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Is Decentralisation The Factor That Is Preventing Mainstream Crypto?

“At the end of the day, the average person doesn’t actually care about decentralisation or centralisation,” says a former BitMEX CEO.

Decentralisation, the concept of distributing decision-making and control, is a central tenet of Satoshi Nakamoto’s original vision of Bitcoin in 2008. Even as these values have existed way before the digital assets industry sprung up, former CEO of crypto exchange BitMEX Arthur Hayes says that everyday, mainstream users would rather prefer something else.

While it’s a known fact that decentralisation is a core component to what made crypto what it is today, the everyday person prefers an easy-to-use digital asset platform rather than a decentralised one, according to Hayes.

“[A] good price, good product, good user experience,” he said, “That’s all the majority of you will care about and will care about in the future.”


If it’s not your keys, is it not your crypto?

To refresh, digital assets are decentralised as they don’t require someone else, like a bank, to mediate with maintaining ownership or conducting transactions with their own assets. The adage “not your keys, not your crypto” is popular amongst those who adhere to the decentralised aspect of digital assets, using non-custodial wallets and decentralised exchanges to engage in the world of crypto.

Contrasting to a decentralised system are centralised institutions, where such firms offer services to mediate in providing frictionless access to crypto-related products and services. In situations like this, owners of assets will hand over their private keys to these mediators so they can easily use crypto.

While the key benefits of decentralisation, such as pure ownership of one’s own assets and privacy, have drawn many users to adopting crypto, Hayes claims that millions of people would rather rely on centralised services as they make crypto more accessible to the mainstream.

There’s already plenty of major, centralised exchanges like Coinbase and Binance that have made it easier for people to own crypto without requiring them to navigate the complex world of financial sovereignty through crypto entirely on their own. But at the same time, crypto crashes have pulled attention to centralised actors like FTX, and the company’s apparent mismanagement under the leadership of former CEO Sam Bankman-Fried.

Despite the potential dangers with centralised entites, Hayes says, people can “have meaningful work, save some money, [and] provide for their family,” instead of just purely running their own finances themselves. As such, Hayes suggests there’s a lack of demand for decentralised crypto products.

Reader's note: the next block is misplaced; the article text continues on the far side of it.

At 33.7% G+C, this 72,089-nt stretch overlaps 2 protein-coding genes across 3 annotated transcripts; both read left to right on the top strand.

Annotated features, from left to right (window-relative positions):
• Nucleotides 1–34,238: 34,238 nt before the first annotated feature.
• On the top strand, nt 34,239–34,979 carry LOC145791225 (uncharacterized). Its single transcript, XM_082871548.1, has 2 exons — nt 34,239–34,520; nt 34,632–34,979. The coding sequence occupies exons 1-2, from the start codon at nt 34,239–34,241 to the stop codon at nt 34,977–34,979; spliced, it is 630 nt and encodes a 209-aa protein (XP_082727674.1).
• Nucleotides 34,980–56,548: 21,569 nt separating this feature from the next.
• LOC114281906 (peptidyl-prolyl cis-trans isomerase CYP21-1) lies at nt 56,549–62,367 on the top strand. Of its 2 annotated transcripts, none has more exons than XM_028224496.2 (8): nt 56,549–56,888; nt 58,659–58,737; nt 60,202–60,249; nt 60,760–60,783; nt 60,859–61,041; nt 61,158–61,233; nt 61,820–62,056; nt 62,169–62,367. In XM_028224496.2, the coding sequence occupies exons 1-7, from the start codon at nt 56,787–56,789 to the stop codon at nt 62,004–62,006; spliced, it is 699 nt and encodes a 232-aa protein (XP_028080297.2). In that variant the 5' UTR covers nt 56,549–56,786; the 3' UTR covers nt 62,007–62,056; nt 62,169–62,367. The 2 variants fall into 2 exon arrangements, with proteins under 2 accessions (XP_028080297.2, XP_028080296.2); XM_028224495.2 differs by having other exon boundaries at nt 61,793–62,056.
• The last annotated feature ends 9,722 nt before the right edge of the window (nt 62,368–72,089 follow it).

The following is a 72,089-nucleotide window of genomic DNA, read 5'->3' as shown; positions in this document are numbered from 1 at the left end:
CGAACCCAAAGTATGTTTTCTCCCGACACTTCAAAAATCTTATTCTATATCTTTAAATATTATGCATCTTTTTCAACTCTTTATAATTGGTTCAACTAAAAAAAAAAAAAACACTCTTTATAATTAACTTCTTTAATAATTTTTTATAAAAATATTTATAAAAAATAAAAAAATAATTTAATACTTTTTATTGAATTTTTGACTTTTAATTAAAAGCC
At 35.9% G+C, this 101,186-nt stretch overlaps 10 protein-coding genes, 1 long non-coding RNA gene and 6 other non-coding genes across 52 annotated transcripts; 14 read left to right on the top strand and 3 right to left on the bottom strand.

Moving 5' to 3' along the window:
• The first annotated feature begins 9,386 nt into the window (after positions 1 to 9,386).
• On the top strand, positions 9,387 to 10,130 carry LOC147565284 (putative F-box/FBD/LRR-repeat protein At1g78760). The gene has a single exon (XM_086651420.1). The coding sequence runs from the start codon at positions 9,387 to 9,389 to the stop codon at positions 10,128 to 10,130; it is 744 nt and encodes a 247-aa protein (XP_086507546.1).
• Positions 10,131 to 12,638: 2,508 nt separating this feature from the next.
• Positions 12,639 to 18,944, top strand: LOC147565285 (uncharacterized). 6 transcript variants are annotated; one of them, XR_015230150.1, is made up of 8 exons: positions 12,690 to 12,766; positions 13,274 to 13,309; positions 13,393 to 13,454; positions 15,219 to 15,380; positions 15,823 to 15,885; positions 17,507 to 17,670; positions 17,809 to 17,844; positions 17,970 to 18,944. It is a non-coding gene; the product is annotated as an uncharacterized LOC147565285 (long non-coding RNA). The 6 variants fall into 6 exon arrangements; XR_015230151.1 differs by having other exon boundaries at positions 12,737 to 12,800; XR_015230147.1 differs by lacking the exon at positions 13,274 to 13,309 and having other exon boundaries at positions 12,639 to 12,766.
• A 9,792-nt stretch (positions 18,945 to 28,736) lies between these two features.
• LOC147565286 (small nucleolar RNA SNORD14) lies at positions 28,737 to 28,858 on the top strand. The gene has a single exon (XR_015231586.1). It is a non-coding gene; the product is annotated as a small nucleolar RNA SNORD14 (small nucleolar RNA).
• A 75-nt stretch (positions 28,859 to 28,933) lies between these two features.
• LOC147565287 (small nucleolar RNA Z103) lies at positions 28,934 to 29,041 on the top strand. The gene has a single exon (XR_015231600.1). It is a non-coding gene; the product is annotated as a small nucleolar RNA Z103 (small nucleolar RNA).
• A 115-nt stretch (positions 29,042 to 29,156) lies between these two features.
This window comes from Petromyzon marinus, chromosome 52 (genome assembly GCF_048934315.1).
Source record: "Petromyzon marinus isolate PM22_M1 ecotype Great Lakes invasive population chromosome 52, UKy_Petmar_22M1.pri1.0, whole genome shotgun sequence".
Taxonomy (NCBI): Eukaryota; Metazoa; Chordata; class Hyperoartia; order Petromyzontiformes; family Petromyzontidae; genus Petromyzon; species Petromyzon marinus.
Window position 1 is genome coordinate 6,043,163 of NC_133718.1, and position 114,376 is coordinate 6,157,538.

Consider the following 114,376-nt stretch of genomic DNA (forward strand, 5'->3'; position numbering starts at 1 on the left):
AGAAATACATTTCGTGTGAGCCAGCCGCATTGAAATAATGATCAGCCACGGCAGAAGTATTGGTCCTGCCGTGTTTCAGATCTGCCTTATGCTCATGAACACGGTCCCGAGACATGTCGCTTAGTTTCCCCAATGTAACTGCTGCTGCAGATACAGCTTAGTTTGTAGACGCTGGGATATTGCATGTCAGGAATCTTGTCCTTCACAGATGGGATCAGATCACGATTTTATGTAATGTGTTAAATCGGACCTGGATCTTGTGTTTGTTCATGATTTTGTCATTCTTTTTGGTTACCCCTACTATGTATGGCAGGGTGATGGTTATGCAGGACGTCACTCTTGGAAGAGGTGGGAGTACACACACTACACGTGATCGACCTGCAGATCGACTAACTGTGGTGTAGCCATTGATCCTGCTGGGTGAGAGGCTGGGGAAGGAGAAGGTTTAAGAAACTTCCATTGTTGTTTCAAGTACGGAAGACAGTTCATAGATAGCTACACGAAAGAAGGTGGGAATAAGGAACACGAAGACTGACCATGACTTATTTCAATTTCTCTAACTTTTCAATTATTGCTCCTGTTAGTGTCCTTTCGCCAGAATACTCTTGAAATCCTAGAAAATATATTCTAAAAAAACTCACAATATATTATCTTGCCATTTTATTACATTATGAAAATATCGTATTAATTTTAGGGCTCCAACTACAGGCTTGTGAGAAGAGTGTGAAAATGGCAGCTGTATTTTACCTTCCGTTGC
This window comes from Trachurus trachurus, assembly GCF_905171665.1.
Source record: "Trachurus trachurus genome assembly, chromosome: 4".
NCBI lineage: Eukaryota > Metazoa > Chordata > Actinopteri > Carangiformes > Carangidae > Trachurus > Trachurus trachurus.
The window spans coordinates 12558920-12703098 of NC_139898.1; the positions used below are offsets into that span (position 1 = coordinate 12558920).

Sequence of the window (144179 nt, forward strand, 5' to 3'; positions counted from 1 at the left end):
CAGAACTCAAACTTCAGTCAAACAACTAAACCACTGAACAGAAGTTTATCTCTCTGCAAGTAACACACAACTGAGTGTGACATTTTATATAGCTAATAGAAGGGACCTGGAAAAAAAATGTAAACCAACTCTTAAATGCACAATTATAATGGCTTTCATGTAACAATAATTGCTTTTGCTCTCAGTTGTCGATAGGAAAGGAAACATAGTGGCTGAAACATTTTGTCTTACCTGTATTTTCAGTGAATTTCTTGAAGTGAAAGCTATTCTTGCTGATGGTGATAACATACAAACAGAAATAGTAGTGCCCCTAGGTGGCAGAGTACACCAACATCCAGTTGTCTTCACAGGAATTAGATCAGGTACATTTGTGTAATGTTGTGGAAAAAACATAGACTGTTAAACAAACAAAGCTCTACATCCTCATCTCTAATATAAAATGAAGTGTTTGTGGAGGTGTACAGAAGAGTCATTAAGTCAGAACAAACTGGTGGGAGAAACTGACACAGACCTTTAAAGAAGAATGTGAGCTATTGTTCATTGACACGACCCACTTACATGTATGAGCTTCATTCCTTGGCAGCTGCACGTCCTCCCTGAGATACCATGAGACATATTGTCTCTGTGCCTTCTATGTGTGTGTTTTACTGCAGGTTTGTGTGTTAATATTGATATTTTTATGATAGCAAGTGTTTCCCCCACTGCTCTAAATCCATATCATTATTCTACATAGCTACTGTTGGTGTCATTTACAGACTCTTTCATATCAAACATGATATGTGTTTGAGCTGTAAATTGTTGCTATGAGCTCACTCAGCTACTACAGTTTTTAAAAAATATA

So what can bring crypto to the mainstream?

Rather than decentralisation as an attractive factor to drawing people to crypto, Hayes points out that inflation would end up bringing crypto to the mainstream, where the phenomenon can “create speculators out of everyone.”

As of late, people have been turning their heads to crypto as a hedge against the traditional financial system. Although they may not be directly correlated, commentators have noted that crypto prices shot right up, after March’s collapse of Silicon Valley Bank – the second-largest failure of a bank in US history.

Given this, Hayes predicts that an eventual mass adoption of crypto may likely be determined by factors outside of the sphere of crypto – such as inflation, and observed banking crises. 

While fear can be a driving factor to get people to shift to protect their assets digitally, we may not see total adoption of crypto. Not everyone has a “desire to run their own finances,” irregardless of learning curve, he said.

Even though we may not get the fully automated decentralised future that some crypto enthusiasts want, Hayes believes that the balance between centralisation and decentralisation can develop into something for everyone. 

“Hopefully, there [are] more people working on solutions that make that easier to use so that competition is a little bit more fair.”

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